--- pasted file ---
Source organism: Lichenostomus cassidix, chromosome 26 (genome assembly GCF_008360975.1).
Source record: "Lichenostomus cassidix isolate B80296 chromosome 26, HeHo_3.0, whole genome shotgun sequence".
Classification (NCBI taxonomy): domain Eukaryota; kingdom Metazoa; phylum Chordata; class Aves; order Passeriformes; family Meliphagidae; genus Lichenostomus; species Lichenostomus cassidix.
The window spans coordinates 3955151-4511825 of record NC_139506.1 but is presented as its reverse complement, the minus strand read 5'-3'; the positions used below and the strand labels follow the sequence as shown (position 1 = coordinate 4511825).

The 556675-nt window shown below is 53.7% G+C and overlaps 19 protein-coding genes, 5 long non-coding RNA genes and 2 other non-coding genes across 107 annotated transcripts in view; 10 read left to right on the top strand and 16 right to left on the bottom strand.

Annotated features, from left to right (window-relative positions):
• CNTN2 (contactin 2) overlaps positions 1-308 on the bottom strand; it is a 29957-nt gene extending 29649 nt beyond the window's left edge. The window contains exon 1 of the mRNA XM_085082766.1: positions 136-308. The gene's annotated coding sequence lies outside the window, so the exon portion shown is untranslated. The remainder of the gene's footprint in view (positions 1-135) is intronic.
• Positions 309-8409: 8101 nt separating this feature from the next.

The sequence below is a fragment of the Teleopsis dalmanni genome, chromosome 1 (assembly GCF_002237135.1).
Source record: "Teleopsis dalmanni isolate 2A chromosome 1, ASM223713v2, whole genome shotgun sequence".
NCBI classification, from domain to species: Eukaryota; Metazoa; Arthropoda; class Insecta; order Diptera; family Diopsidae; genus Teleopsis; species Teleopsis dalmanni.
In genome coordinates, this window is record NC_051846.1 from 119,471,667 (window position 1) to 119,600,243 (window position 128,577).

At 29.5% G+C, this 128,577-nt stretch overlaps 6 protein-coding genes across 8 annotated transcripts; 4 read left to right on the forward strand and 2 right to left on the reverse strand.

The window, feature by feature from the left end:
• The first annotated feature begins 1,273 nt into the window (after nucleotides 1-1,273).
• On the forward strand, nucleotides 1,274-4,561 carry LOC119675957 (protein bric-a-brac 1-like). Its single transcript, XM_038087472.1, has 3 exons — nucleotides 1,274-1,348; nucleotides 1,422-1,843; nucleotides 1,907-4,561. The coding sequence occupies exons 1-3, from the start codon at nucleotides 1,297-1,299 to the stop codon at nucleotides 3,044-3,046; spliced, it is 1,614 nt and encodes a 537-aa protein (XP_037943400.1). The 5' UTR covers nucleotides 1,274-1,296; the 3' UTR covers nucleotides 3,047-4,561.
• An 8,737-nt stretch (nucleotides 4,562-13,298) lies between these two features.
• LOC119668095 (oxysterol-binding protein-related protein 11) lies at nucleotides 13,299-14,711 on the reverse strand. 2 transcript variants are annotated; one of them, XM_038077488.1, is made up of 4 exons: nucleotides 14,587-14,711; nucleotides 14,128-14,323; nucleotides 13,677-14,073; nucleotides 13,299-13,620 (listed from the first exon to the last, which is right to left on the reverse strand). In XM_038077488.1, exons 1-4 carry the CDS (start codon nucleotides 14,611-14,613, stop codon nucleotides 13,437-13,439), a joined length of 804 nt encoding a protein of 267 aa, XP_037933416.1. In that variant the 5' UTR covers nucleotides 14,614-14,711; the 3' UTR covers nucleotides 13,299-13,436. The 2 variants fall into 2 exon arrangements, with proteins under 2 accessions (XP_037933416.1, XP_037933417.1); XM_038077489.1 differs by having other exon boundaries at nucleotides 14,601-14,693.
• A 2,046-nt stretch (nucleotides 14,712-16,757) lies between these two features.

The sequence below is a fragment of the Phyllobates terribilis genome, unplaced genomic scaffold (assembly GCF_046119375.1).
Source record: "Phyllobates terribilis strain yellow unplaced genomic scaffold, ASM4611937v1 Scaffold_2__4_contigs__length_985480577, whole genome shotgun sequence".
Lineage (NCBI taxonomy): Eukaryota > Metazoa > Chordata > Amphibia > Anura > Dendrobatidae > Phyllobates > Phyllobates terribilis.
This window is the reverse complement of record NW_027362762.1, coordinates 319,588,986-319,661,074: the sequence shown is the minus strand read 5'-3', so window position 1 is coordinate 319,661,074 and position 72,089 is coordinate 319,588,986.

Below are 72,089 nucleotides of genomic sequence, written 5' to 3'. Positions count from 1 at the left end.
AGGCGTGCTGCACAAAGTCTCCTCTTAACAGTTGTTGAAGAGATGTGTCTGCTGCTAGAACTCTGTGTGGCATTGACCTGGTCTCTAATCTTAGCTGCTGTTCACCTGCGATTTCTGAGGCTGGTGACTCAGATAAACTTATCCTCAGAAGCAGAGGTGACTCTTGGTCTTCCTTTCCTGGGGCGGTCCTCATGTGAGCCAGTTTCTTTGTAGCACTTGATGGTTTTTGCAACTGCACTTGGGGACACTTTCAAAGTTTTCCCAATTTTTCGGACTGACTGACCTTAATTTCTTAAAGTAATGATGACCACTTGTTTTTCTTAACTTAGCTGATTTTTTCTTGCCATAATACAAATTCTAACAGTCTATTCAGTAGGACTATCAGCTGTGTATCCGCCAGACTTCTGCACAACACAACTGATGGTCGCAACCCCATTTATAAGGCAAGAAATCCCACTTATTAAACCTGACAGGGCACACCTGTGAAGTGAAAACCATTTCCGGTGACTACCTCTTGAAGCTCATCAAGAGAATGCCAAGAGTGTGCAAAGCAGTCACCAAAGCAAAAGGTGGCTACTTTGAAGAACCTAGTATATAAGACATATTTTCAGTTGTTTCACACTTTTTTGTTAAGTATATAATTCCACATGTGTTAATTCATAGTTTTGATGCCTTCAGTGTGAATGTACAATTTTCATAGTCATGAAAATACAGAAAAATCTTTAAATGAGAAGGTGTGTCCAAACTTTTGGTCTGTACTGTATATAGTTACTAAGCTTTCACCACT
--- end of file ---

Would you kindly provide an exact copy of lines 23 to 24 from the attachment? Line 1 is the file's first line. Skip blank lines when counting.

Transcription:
This window is the reverse complement of record NW_027362762.1, coordinates 319,588,986-319,661,074: the sequence shown is the minus strand read 5'-3', so window position 1 is coordinate 319,661,074 and position 72,089 is coordinate 319,588,986.

Below are 72,089 nucleotides of genomic sequence, written 5' to 3'. Positions count from 1 at the left end.